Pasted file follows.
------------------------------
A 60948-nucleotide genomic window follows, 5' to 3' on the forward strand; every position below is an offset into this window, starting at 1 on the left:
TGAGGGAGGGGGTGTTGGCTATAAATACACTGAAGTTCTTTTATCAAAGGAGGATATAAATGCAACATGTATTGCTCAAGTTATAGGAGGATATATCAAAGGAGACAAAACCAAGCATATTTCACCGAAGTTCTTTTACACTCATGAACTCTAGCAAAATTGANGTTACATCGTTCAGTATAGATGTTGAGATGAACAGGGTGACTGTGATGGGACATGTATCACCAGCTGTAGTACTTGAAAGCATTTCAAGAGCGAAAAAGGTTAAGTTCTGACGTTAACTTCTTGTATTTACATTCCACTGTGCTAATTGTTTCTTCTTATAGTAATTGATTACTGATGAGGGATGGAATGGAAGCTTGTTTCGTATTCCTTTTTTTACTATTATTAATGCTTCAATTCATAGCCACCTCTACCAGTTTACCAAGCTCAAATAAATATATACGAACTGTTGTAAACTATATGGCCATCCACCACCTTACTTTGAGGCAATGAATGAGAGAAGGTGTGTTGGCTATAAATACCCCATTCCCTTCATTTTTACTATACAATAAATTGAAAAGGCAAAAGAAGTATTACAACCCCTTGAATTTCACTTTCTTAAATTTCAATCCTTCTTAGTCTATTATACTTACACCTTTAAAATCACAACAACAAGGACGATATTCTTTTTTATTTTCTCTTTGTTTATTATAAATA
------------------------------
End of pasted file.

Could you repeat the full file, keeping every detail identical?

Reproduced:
A 60948-nucleotide genomic window follows, 5' to 3' on the forward strand; every position below is an offset into this window, starting at 1 on the left:
TGAGGGAGGGGGTGTTGGCTATAAATACACTGAAGTTCTTTTATCAAAGGAGGATATAAATGCAACATGTATTGCTCAAGTTATAGGAGGATATATCAAAGGAGACAAAACCAAGCATATTTCACCGAAGTTCTTTTACACTCATGAACTCTAGCAAAATTGANGTTACATCGTTCAGTATAGATGTTGAGATGAACAGGGTGACTGTGATGGGACATGTATCACCAGCTGTAGTACTTGAAAGCATTTCAAGAGCGAAAAAGGTTAAGTTCTGACGTTAACTTCTTGTATTTACATTCCACTGTGCTAATTGTTTCTTCTTATAGTAATTGATTACTGATGAGGGATGGAATGGAAGCTTGTTTCGTATTCCTTTTTTTACTATTATTAATGCTTCAATTCATAGCCACCTCTACCAGTTTACCAAGCTCAAATAAATATATACGAACTGTTGTAAACTATATGGCCATCCACCACCTTACTTTGAGGCAATGAATGAGAGAAGGTGTGTTGGCTATAAATACCCCATTCCCTTCATTTTTACTATACAATAAATTGAAAAGGCAAAAGAAGTATTACAACCCCTTGAATTTCACTTTCTTAAATTTCAATCCTTCTTAGTCTATTATACTTACACCTTTAAAATCACAACAACAAGGACGATATTCTTTTTTATTTTCTCTTTGTTTATTATAAATA